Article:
Wright Plan Faces House Delay

The vote is unlikely until after Labor Day, but the Senate could still act.

Hopes that the House would vote on the proposal to repeal the Wright amendment before fall vanished Wednesday.

It now appears lawmakers will not vote on the North Texas plan to bring long-haul flights to Dallas Love Field until after Labor Day when Congress returns from its August recess.

Plans to make a last-minute push for a vote ended Wednesday, when House Speaker Dennis Hastert agreed to refer the bill to the House Judiciary Committee. Mr. Hastert was acting on a written request received Monday from Judiciary Committee Chairman James Sensenbrenner, R-Wisc. The speaker set a Sept. 15 deadline for the judiciary committee to finish its work.

Rep. Kay Granger, R-Fort Worth, said she was disappointed but predicted the plan would eventually be enacted.

"It was extremely ambitious, the schedule we were asking for," she said. "I don't have any doubts we will get this done. There is a lot of momentum."

North Texas members of the House were hopeful they could get a vote this week and generate a sense of momentum that would have spilled over into the Senate.

The Senate will be in session for another week and could still vote on the proposal before the August recess.

Plans to get a rapid House vote began to fade early in the week, when it took longer than expected for the staff of the House Transportation and Infrastructure Committee to hammer out the language in a joint House-Senate version of the bill.

Efforts to bring the Senate version of the bill to a vote were complicated by several pages of comments questioning the competitive aspects of the plan generated by the Antitrust Division of the Justice Department.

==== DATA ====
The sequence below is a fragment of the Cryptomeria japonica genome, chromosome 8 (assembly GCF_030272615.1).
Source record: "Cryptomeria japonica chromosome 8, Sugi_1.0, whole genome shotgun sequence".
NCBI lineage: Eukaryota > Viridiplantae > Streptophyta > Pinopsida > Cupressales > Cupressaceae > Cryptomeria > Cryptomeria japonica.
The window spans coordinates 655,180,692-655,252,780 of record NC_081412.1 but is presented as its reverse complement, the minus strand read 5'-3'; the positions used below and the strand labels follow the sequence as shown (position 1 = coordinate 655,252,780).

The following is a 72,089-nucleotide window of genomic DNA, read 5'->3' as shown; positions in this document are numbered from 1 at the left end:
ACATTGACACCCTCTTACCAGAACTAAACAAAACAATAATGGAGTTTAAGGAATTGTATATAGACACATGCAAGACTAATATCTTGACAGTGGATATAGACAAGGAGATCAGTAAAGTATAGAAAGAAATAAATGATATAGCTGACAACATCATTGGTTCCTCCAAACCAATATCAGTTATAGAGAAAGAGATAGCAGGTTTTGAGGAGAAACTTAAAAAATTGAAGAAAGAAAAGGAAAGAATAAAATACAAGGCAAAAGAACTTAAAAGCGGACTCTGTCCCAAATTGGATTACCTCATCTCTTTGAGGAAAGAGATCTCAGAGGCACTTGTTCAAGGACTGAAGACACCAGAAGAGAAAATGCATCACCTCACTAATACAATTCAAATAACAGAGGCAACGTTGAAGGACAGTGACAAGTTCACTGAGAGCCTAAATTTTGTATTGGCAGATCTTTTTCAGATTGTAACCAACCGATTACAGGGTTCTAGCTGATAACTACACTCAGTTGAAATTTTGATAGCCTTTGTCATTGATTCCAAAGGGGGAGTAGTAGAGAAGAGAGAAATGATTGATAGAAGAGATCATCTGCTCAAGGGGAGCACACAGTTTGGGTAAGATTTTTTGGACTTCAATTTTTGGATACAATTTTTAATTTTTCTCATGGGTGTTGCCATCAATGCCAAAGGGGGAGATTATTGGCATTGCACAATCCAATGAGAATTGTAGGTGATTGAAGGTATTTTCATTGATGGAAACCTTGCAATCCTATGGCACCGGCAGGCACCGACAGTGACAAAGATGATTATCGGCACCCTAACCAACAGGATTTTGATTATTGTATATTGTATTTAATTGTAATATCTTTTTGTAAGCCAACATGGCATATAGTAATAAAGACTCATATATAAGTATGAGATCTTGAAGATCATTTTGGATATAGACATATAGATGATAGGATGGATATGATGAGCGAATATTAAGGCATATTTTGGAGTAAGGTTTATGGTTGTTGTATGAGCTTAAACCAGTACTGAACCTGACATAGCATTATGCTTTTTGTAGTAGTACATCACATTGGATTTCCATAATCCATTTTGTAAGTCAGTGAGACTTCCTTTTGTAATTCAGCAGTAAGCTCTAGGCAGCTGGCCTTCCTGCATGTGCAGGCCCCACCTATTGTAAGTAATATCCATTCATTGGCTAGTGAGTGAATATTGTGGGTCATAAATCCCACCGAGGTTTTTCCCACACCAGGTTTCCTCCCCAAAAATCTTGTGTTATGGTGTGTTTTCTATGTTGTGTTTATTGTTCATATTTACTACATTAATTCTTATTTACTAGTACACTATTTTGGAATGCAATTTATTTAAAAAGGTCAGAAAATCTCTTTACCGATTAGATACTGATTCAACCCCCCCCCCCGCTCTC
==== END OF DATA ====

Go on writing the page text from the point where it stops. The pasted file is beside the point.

The comments were circulated Tuesday on Capitol Hill, but the Justice Department subsequently issued a statement saying they were not opposing the proposal.

Critics, including the Justice Department, question a 20-gate cap placed on Love Field in the agreement and included in the proposed legislation.

Trouble ahead?

Senators are assessing the concerns raised by the Justice Department. Proponents of repealing the Wright legislation now must worry that the comments might foment more opposition during the August recess.

"It looked like things were moving pretty smoothly until this," said Sen. John Cornyn, R-Texas. "And now, I don't know whether this is a speed bump or a brick wall. We need to study it further to figure that out."

House and Senate sponsors of the Wright bill maintain that cities have a legal right to limit the number of gates at airports they own.

Antitrust experts agree, but they say the involvement of the airlines in such a deal creates the antitrust concerns that the local parties are trying to address through federal legislation.

The Justice Department memo disclosed this week said the restrictions outlined in the agreement involving the two airlines were "hard-core" violations of antitrust law.

Under a provision of antitrust law known as the Noerr-Pennington doctrine, companies are allowed to make agreements that may be anticompetitive if the goal is to influence a government body to take action. The principle, based on free-speech rights, allows companies to join together to seek legal action that might benefit them while eliminating competition.

But two airlines could only carry out their agreement if it received the government approval they came together to pursue, said James Weiss, who once headed a section of the Justice Department's Antitrust Division overseeing transportation issues.

"The concerns of the Justice Department are likely due to the fact that the legislation would implement an agreement and immunize an agreement that would otherwise violate the antitrust laws," said Mr. Weiss, now a partner at Preston Gates & Ellis LLP.

The head of the House subcommittee over aviation, Rep. John Mica, R-Fla., identified the concerns earlier this month at a hearing on the Wright proposal.

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